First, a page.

Motor Mouth PowerFriday 19th September 2014
Chewing gum producers could see a boost in demand in the future as form of fuel of choice. Why? You ask - because a group of Canadian researchers have developed a chinstrap that can harvest energy from jaw movements.
The device will be able to generate electricity from eating, chewing and talking. Jaw movements have proved to be one of the most promising candidates for generating electricity from human body movements, with researchers estimating that an average of around 7 mW of power could be generated from chewing during meals alone.
Before Wrigley and the like get excited about a future in fuel production it needs to be noted that the small amount of power generated - even by a motor mouth - can power much.
The research is looking to be able to power a number of small-scale implantable or wearable electronic devices, such as hearing aids, cochlear implants, electronic hearing protectors and communication devices.
To harvest this energy, the study’s researchers, from Sonomax-ÉTS Industrial Research Chair in In-ear Technologies (CRITIAS) at École de technologie supérieure (ÉTS) in Montreal, Canada, created a chinstrap made from piezoelectric fibre composites (PFC).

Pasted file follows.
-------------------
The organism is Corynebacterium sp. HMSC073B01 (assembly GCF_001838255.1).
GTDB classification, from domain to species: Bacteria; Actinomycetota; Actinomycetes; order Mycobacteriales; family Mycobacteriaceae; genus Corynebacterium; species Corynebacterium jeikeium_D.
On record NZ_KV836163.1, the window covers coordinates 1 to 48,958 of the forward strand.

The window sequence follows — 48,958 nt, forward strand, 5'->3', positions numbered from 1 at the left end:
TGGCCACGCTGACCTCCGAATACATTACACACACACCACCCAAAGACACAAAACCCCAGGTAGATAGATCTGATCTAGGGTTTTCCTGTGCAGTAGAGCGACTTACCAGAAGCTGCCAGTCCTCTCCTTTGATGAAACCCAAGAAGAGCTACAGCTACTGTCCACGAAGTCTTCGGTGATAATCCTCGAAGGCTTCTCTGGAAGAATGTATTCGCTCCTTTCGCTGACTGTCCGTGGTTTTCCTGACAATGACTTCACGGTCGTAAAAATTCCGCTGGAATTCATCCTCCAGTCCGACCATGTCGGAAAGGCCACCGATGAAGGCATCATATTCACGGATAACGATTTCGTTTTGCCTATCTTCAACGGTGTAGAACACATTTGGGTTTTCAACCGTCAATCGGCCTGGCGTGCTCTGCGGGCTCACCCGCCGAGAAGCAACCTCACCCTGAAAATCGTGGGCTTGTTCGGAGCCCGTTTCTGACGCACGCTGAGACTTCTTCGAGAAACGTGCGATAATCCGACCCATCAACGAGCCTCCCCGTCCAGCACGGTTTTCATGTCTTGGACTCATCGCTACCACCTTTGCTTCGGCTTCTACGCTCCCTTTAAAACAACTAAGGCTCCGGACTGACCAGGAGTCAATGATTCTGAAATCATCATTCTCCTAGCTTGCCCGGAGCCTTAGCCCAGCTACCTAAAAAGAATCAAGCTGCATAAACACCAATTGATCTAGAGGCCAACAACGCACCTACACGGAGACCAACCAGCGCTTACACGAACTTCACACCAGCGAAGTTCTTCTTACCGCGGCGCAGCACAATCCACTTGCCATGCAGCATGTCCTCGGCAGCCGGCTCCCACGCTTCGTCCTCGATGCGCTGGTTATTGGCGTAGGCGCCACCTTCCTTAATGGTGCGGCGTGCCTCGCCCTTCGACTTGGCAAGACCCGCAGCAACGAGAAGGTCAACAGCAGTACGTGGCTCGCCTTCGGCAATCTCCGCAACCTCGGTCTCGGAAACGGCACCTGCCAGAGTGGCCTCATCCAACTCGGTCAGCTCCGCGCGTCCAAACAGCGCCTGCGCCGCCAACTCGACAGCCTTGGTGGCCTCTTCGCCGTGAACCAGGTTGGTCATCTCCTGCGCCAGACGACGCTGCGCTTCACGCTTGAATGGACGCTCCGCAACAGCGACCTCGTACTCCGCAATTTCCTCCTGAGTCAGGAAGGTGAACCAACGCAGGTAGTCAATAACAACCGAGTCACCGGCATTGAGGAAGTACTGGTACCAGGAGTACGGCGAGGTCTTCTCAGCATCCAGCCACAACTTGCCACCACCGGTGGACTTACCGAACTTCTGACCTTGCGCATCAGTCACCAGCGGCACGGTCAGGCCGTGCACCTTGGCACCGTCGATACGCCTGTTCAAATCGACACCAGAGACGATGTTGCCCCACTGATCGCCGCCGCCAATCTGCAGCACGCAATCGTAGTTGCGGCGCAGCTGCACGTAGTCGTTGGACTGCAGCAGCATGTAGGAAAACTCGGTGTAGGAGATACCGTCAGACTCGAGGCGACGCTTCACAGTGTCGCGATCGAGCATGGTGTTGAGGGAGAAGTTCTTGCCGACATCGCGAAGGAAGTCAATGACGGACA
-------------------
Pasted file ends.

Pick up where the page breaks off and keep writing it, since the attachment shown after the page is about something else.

PFC is a type of piezoelectric smart material that consists of integrated electrodes and an adhesive polymer matrix. The material is able to produce an electric charge when it stretches and is subjected to mechanical stress.
In their study, the researchers created an energy-harvesting chinstrap made from a single layer of PFC and attached it to a pair of earmuffs using a pair of elastic side straps. To ensure maximum performance, the chinstrap was fitted snugly to the user, so when the user’s jaw moved it caused the strap to stretch.
To test the performance of the device, the subject was asked to chew gum for 60 seconds while wearing the device; at the same time the researchers recorded the output.
The maximum amount of power that could be harvested from the jaw movements was around 18 µW, but taking into account the optimum set-up for the head-mounted device, the power output was around 10 µW.
The first results of the device’s performance have been published in Institute of Physics Publishing’s journal Smart Materials and Structures - here.
Possibly the future will see whole body could become an energy generator, feet stamping, arms swinging, hip swiveling and mouth chewing powering ourselves through life.
Friday 19th September 2014